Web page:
struts resting on moulded stone corbels; the wall-plates and purlins are moulded. The roof of the
S. aisle is apparently modern, but rests on old
stone corbels similar to those in the N. aisle.
The N. porch has a low-pitched roof with a moulded
ridge, bracketed and carried on corbels.
Fittings—Brackets: In N. transept—not in situ,
five, of stone, carved, two as angels with shields,
one as a dragon, the others as crowned heads, re-cut,
one as a skull, the other as a chalice, c. 1500,
Brasses and Indents: In N. transept—on W. wall,
in slab with Ionic pilasters, (1) of Henry Brugis,
1647, who married Frances, daughter of John
Pigott and Winefred, his wife, figures of a man and
woman in 17th-century dress, two inscriptions,
one to Henry Brugis, the other to Winefred
Pigott, daughter of Thomas Sankye of Edlesborough, 1592, three shields, 1st, Piggott impaling
quarterly indented four hunting horns counter-coloured, 2nd, Brugis (Bridges), 3rd, Piggott;
indents of three other shields. In N. aisle—(2) of
John Rufford, 1540, and, Brygett, Anne and
Elynore his wives, four figures, man in plate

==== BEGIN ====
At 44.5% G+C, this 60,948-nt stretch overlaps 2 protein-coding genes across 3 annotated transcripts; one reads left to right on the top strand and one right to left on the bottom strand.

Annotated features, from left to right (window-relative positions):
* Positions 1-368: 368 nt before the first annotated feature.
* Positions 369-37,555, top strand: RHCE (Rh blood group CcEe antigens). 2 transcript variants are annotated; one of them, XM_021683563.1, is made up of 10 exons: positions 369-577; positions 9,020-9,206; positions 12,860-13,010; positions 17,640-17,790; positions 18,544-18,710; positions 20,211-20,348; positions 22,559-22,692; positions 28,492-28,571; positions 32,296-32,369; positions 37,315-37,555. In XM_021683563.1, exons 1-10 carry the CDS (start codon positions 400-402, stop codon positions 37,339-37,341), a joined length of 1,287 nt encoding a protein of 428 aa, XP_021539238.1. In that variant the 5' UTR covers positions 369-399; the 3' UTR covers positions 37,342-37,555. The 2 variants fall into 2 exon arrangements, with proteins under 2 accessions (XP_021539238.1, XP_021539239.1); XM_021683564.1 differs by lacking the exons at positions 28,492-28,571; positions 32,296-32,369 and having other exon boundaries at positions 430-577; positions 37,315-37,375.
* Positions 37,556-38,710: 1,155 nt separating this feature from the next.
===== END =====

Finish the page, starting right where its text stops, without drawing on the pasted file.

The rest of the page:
armour with mail skirt, large dagger and sword,
figures of wives on one brass, in close fitting headdresses, both brasses in indents of earlier date,
the man in that of civilian in long robe, the wives
in that of a woman with horned head-dress;
black-letter inscription in two pieces, indents
of children and shield. Two brasses, of John
Swynstede, 1395, and John Killingworth, 1412,
formerly in this church, are now in the chapel
at Ashridge, Little Gaddesden, Hertfordshire.
Indents: In chancel—over doorway in N. wall,
(1) of inscription with (?) cross over it. In N.
aisle—(2) of half-figure, scroll and inscription; in
large slab, broken, (3) of knight with dagger,
sword, animal at feet, narrow inscription plate,
four shields and a marginal inscription, late
14th-century. In S. aisle—(4) of figure and inscription. Chair: In chancel—with moulded legs,
shaped arms, carved top rail and fluted rails
below seat, 17th-century, or made up of 17th-century fragments. Chests: In N. transept—
(1) plain, early 17th-century, (2) inscribed 'RLEL1689'.#
Communion Table: In N. transept—of oak, with
turned baluster legs and incised decoration,
early 17th-century. Font: octagonal bowl, one
side blank, other sides with quatrefoil panels,
15th-century, much scraped. Font-cover, modern,
with foliated finial, of oak, 15th-century, possibly
the finial of pulpit canopy re-used. Monuments
and Floor-slabs. Monuments: In chancel—on
N. wall, (1) to Margaret, wife of Thomas Bayley,